It’s not that I’m afraid of spiders. I’m really not. As long as I can see and squish them.
Last night before getting into bed, Joe and I were changing the sheets. I was trying to get my pillow into a pillowcase by stuffing it in then hurling it over my head and down onto the ground again and again. I was having a hard time because putting my pillow into a pillowcase is like fitting ten pounds of flour into a five-pound bag…but WORTH IT.
Mid hurl, I noticed up on the ceiling a gigantic black spider. Big enough to have a driver’s license. Big enough to qualify for a zip code. More importantly, big enough that if that sucker landed on my side of the bed while I slept, I would have felt the mattress move. And don’t even get me started on the fangs.
Well, obviously this wouldn’t do. I would have to kill it. Meaning I’d have to have Joe kill it, once I got my stupid pillowcase on.
A couple more overhead hurls with the pillowcase and I looked back up to find that the spider was gone.
I think the puffs of air from the vigorous pillowcase action had blown him down, because he was not skittering down the wall, not moved over on the ceiling a little bit, but gone as in could be anywhere, could be under the bed, could be hiding on my side of the mattress. Obviously we’d have to get the flamethrower out.
Joe indicated he’d rather hold off on the flamethrower and instead got down on all fours to look under the bed with a flashlight. There were lots of things under the bed. A slipper I thought I’d lost. About fifteen purple earplugs that had gone missing. An earring. And about two hundred pounds of dog hair…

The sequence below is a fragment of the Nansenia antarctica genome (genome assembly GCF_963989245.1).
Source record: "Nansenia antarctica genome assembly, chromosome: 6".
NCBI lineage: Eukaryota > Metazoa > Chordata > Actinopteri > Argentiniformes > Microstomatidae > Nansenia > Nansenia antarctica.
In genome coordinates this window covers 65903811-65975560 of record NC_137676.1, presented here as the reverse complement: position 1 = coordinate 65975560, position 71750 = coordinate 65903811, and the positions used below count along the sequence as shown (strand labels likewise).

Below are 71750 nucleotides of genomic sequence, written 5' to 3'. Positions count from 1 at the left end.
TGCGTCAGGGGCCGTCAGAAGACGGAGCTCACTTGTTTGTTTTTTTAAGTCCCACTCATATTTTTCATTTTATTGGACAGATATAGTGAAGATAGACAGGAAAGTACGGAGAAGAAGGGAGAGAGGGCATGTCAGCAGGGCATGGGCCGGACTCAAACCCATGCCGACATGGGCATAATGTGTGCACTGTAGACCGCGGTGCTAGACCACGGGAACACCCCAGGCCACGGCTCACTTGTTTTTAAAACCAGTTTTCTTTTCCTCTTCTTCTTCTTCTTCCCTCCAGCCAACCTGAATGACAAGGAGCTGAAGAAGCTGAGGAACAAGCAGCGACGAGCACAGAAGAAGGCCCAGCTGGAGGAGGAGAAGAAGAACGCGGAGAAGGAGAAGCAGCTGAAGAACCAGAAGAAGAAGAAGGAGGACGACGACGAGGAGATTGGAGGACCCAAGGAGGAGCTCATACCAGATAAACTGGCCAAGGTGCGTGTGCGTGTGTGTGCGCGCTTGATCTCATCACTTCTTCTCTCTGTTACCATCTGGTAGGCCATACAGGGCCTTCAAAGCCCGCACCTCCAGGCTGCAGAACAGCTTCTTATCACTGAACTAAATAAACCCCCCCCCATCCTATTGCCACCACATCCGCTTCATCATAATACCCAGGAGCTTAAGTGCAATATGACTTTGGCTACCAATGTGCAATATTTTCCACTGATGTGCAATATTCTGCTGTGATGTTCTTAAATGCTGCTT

But no spider.
“I’ll go get the flamethrower now,” I told Joe.
“Why don’t you just get the other flashlight and help me look,” he responded patiently.
“I’m not sleeping in this room unless we find the spider,” I said, as I peered under the bed with my light. “If you want to be gobbled up in the middle of the night, that’s your business. But I won’t be in here to save you.”
It’s then I see it cavorting under the bed. It’s the size of a ping-pong ball and hairy, and it’s in a hurry because it knows when there’s a flashlight shining his way, the sole of a shoe is about to follow. The drawback is that to pull him out and squish him, I have to lure him closer to me. Closer is not a word I like to associate with spiders.
I take the aforementioned slipper and a deep breath, then scoot Gigantor out into the open, where I use Joe’s good dress shoe to pound him into oblivion.
At least I’ll be able to sleep tonight, though, as long as there isn’t any spider family who’s going to come looking for retribution.